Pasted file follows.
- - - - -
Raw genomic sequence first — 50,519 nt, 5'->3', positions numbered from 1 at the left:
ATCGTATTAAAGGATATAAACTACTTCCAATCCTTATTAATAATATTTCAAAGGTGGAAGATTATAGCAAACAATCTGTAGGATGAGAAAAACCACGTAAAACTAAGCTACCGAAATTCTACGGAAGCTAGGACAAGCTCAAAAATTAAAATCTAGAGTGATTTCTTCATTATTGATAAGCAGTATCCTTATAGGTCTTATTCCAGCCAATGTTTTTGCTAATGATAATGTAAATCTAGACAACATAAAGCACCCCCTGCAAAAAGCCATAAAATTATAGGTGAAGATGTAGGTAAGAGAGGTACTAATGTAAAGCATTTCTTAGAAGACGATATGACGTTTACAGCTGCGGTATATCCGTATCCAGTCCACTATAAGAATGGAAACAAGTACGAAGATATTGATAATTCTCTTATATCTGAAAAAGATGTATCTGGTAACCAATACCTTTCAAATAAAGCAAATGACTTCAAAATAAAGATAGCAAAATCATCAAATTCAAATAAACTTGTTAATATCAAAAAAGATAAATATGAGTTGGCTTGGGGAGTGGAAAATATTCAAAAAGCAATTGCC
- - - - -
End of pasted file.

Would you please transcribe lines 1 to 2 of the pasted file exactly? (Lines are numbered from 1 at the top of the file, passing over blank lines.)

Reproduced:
Raw genomic sequence first — 50,519 nt, 5'->3', positions numbered from 1 at the left:
ATCGTATTAAAGGATATAAACTACTTCCAATCCTTATTAATAATATTTCAAAGGTGGAAGATTATAGCAAACAATCTGTAGGATGAGAAAAACCACGTAAAACTAAGCTACCGAAATTCTACGGAAGCTAGGACAAGCTCAAAAATTAAAATCTAGAGTGATTTCTTCATTATTGATAAGCAGTATCCTTATAGGTCTTATTCCAGCCAATGTTTTTGCTAATGATAATGTAAATCTAGACAACATAAAGCACCCCCTGCAAAAAGCCATAAAATTATAGGTGAAGATGTAGGTAAGAGAGGTACTAATGTAAAGCATTTCTTAGAAGACGATATGACGTTTACAGCTGCGGTATATCCGTATCCAGTCCACTATAAGAATGGAAACAAGTACGAAGATATTGATAATTCTCTTATATCTGAAAAAGATGTATCTGGTAACCAATACCTTTCAAATAAAGCAAATGACTTCAAAATAAAGATAGCAAAATCATCAAATTCAAATAAACTTGTTAATATCAAAAAAGATAAATATGAGTTGGCTTGGGGAGTGGAAAATATTCAAAAAGCAATTGCC